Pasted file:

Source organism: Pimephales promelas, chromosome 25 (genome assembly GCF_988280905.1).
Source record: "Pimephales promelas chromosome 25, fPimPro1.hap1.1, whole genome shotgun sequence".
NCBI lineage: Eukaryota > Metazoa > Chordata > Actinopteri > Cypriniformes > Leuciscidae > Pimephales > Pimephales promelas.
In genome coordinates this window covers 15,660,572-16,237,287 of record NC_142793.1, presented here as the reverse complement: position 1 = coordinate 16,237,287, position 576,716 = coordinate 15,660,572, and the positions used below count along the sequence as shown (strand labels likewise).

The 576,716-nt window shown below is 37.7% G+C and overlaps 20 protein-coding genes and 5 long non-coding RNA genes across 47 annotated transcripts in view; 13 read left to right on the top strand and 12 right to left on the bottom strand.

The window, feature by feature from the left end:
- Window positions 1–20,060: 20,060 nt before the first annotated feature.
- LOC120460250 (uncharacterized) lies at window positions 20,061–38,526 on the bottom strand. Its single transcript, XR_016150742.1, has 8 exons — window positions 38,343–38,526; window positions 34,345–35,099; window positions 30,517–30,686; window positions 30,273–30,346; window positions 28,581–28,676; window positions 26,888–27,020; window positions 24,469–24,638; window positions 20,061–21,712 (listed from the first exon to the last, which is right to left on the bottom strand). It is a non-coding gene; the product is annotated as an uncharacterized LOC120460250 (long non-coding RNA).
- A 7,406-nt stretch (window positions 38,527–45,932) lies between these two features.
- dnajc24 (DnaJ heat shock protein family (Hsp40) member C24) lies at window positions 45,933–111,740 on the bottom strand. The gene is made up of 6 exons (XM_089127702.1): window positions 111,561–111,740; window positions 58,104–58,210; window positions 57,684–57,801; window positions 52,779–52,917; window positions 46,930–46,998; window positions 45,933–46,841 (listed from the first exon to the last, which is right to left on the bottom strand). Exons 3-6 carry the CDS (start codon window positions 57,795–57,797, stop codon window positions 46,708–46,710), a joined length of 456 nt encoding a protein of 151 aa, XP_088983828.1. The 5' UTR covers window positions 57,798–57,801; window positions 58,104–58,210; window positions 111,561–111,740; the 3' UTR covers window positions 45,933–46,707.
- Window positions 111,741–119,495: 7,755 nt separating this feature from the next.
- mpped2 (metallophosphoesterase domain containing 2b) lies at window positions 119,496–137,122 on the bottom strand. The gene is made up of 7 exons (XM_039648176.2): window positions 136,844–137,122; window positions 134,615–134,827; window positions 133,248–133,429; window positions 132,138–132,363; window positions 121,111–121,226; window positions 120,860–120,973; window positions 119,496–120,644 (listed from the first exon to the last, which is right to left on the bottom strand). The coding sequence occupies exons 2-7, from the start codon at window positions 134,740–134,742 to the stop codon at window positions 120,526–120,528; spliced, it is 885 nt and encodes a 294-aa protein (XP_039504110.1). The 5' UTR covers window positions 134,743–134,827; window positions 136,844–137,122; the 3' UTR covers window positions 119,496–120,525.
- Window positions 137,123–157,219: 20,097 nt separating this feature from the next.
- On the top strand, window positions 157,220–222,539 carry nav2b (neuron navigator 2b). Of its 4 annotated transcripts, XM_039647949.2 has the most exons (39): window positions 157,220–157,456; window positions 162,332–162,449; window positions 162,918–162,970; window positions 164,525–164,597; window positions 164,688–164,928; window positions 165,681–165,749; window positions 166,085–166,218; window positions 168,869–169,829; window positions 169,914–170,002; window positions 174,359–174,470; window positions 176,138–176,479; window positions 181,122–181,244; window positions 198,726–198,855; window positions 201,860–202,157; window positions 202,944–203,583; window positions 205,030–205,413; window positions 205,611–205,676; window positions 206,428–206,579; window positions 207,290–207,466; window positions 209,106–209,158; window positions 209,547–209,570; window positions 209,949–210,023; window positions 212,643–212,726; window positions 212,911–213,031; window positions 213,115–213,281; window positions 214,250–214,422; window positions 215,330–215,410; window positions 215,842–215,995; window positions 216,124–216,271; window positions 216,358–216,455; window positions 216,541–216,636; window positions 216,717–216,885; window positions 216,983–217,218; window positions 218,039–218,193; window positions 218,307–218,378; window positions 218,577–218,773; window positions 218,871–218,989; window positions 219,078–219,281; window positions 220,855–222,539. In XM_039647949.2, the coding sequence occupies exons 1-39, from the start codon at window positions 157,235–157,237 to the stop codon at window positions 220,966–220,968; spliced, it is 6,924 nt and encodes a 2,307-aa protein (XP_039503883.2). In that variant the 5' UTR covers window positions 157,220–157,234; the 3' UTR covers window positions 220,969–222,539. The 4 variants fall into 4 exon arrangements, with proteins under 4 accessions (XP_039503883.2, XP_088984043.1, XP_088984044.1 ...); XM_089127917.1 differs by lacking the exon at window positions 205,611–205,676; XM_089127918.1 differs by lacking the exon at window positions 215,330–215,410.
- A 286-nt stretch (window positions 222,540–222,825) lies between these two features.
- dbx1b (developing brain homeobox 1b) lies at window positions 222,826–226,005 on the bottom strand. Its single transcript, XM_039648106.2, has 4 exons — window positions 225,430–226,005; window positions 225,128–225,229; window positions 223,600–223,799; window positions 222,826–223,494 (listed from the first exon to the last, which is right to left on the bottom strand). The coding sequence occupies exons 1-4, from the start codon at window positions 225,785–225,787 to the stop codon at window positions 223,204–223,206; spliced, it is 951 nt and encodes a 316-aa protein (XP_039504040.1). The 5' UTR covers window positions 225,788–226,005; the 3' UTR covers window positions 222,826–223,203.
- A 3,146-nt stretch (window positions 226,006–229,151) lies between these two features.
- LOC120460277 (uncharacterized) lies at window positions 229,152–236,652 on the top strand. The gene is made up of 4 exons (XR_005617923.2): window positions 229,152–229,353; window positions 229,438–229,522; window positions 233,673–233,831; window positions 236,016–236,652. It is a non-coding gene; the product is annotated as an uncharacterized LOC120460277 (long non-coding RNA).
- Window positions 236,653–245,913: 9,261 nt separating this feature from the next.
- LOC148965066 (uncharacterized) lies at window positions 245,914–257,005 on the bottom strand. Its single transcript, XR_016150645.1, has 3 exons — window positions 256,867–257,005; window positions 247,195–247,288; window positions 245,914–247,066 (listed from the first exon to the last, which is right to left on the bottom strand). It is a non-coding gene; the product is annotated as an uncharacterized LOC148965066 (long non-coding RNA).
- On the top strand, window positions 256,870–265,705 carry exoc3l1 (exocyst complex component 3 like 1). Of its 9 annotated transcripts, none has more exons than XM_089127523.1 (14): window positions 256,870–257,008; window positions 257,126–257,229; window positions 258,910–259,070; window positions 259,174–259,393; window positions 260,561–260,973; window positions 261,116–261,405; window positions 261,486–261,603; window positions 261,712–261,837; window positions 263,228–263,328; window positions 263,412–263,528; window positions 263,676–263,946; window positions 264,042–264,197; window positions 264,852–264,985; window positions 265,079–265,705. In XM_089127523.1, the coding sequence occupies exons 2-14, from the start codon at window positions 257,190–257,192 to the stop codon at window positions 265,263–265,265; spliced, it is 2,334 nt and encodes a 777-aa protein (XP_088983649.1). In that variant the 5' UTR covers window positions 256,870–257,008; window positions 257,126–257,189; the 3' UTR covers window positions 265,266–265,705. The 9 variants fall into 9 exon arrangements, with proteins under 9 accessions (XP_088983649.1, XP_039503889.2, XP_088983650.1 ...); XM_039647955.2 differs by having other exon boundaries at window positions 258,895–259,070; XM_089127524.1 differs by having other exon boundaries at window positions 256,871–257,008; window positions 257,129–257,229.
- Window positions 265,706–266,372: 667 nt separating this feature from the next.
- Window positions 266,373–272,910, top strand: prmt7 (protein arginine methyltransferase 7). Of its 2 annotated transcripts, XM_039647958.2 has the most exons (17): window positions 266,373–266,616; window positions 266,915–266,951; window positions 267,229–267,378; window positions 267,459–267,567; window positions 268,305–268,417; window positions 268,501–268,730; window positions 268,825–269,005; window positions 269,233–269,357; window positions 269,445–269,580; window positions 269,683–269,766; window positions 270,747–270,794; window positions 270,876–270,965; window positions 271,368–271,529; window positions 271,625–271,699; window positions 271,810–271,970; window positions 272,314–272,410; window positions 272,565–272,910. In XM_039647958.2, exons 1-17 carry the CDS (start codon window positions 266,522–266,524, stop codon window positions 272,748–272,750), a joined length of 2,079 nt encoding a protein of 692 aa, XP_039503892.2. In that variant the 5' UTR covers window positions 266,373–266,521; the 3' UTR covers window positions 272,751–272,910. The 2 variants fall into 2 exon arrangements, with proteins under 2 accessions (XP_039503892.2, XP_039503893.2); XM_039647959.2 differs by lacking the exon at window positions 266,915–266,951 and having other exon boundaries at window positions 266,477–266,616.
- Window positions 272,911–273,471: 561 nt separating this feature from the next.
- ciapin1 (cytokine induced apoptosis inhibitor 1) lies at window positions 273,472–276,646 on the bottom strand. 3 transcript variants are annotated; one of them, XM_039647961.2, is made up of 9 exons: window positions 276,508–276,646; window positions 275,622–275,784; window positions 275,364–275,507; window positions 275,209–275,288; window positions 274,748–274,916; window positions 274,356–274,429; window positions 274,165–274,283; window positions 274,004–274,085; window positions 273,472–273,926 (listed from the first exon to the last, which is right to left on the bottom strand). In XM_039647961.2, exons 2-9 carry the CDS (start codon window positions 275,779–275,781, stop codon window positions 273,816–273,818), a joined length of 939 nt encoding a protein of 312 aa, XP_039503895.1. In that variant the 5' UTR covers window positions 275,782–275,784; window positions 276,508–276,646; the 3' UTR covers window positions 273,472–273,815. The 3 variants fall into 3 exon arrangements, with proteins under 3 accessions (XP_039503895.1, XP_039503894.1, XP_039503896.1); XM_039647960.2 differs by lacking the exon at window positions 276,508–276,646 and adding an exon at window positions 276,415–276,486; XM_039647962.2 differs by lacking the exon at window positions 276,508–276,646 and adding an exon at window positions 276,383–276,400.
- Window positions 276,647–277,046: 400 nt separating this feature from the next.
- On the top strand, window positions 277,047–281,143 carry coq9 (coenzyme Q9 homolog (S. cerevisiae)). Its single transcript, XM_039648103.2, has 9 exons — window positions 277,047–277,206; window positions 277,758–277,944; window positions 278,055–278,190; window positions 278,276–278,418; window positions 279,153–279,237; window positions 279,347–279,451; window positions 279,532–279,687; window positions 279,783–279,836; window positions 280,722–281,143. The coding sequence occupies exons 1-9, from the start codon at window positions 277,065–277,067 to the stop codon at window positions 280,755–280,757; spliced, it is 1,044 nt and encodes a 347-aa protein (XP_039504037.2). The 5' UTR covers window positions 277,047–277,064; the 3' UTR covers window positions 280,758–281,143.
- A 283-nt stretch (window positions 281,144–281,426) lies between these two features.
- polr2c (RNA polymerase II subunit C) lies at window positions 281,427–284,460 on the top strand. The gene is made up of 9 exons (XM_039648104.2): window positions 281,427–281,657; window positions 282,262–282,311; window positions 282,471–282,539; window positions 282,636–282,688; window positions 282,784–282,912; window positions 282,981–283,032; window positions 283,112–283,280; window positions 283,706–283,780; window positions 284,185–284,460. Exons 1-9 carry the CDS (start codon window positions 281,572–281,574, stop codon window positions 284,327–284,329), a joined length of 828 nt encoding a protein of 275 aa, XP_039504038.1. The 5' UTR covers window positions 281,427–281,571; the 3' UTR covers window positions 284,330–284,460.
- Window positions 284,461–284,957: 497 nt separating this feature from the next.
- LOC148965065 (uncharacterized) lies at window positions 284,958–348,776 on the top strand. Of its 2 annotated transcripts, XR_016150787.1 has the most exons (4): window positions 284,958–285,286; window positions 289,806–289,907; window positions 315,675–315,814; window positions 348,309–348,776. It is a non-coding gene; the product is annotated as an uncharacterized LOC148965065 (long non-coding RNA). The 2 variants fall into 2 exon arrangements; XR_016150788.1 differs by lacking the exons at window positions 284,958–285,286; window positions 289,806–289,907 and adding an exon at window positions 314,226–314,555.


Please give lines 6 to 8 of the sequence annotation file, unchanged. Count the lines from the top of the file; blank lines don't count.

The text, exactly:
The window, feature by feature from the left end:
- Window positions 1–20,060: 20,060 nt before the first annotated feature.
- LOC120460250 (uncharacterized) lies at window positions 20,061–38,526 on the bottom strand. Its single transcript, XR_016150742.1, has 8 exons — window positions 38,343–38,526; window positions 34,345–35,099; window positions 30,517–30,686; window positions 30,273–30,346; window positions 28,581–28,676; window positions 26,888–27,020; window positions 24,469–24,638; window positions 20,061–21,712 (listed from the first exon to the last, which is right to left on the bottom strand). It is a non-coding gene; the product is annotated as an uncharacterized LOC120460250 (long non-coding RNA).